"Soft skills aren’t a typical priority, but they matter the most if you want to attract, train and retain the best team."
NAME: Hamish Murray
ROLE: General Manager and co-director, Bluff Station
SECTOR: Sheep & Beef
TEAM SIZE: 10
Hamish Murray is a high-country sheep and beef farmer in Marlborough. He shares how investing in 1:1 coaching, a mentor and a series of facilitated conversations with his team, have improved his wellbeing, grown his staff’s self-awareness and made his family’s business a better place to work.
Tell us a bit about yourself and your business.
Alongside my wife Jess, our three children and my parents, I’m a co-director and the General Manager of Bluff Station. We run 20,000 stock units, employ seven full-time and three casual staff. We’re also home to 750 beehives.
What inspired you to change and improve your workplace?
The changes were motivated by my own health and personal wellbeing. Our farm suffered from one of Marlborough’s toughest droughts in 2014/2015. My cup was empty; I had nothing left to give. When I reached emotional breaking point, it was obvious that to be successful at leading others, I needed to look at myself first.
Which initiatives or courses helped you improve your workplace?
The first coaching course I did helped me understand my own needs and values, how to ask questions and how to listen to others. I was then supported by a mentor for about six months. I also spent a year as a Nuffield scholar. This involved international travel and time studying businesses with high-performance team cultures.
Empowered by my new-found skills and knowledge, I wanted to share what I’d learnt with my team - for their benefit and ultimately for the good of our business.
Over a couple of sessions with an external facilitator, our team looked at their own values and characters.
Were there any challenges or obstacles?
Change isn’t always easy because it often requires more than one change.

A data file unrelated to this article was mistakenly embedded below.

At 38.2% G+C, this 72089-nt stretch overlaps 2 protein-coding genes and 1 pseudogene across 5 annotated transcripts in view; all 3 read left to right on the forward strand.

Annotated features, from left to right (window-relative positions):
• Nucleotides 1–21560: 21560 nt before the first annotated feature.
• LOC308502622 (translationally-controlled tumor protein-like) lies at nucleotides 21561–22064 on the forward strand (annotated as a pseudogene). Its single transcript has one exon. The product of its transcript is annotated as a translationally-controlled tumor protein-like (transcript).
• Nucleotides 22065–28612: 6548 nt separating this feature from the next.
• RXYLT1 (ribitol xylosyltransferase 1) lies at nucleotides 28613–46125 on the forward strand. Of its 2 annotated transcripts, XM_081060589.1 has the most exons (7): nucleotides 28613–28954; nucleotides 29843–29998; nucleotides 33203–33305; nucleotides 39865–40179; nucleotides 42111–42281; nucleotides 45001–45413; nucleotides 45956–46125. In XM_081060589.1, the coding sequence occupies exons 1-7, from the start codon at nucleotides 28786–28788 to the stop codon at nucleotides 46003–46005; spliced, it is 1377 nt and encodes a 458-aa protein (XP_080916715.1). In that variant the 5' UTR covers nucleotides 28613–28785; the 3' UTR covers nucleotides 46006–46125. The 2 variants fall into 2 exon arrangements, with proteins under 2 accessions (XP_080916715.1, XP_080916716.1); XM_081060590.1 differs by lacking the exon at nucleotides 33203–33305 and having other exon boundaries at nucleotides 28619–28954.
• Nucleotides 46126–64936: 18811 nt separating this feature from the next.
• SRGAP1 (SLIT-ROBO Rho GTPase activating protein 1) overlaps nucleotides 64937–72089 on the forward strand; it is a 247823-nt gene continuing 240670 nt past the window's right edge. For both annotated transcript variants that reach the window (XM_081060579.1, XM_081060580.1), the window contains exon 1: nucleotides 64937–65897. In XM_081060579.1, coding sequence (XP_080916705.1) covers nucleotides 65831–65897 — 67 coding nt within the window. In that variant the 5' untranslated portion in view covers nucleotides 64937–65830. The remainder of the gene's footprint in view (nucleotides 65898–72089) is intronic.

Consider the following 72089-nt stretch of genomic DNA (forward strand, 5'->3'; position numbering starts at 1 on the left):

It was hard at the start because I like solving problems – my own and others’. In some situations, giving directions is necessary but by thinking like a coach rather than a boss, our team can solve more problems on their own.
There were a few sideways looks from some people early on. One of our older staff didn’t say anything for the first day but on day two he read a poem he’d written about what the first session had meant to him.
Asking people to talk about themselves and their values can sound a bit flowery. It’s also confronting but everyone trusted each other and quite quickly the process felt very natural. It was an amazing opportunity for us to share our experiences, enjoy each other and grow.
What changes have you and your team made?
Operationally, nothing has changed, but our focus is different. We’ve put people and our team’s values at the centre of our business. Now when a challenge comes along, we ask ourselves ‘Does the solution meet our values – our guiding principles’? I see my job as helping our team realise their dreams.
How have the changes benefited your workplace?
As farmers, we learn about and invest in technology, and things like how to grow grass efficiently. Soft skills aren’t a typical priority, but they matter the most if you want to attract, train and retain the best team.
Investing in soft skills takes time, money and effort. But productive teams working well together are so simple and have the best results.
Developing new skills together has created strong connections and mutual trust between everyone. We know the investment has been worth it because our staff stay with us for a long time. Our team feels like a family in which everyone is valued.
Trusting our staff to have the ‘final sign off’ releases me from compliance so I can concentrate on other things. Our staff have a lot of pride in their work, and they feel accountable to each other, not just to me.
Working with a mentor outside our business added a layer of accountability. It kept things real. Growing our team’s self-awareness has helped us set goals and ways to reach them.
Six years on, our team tactics are engrained but constantly evolving. Our older staff help our new recruits understand themselves and how we can make the most of each other’s strengths. My upskilling has had a ripple effect. Our staff are now doing coaching courses too.
How easy was it access the resources / initiatives you needed?
Rural coaching services are easy to find but we decided to work with a coach outside the agricultural sector. We wanted the focus to be on our people rather than the farm. I learnt about my first coaching course through our local Chamber of Commerce. A subsidy was available through NZ Trade and Enterprise.
What advice would you give to other employers wanting to create a great workplace?
It’s hard to look at yourself but it’s the best thing anyone can do. Get your own ego out of the way so your team can flourish. Think about what your employees want and how you can you make them feel valued beyond what’s required of their job. Soft skills are an element on their own don’t always come naturally to everyone. Break them down so you know what they are.
More farmers need to engage coaches so they can work out when to direct their staff and when to coach them. Coaches come in different forms – they might be a professional coach or a farm advisor. A true coach doesn’t have an agenda of their own. They’re experts at asking questions to empower people so they can make and own their decisions.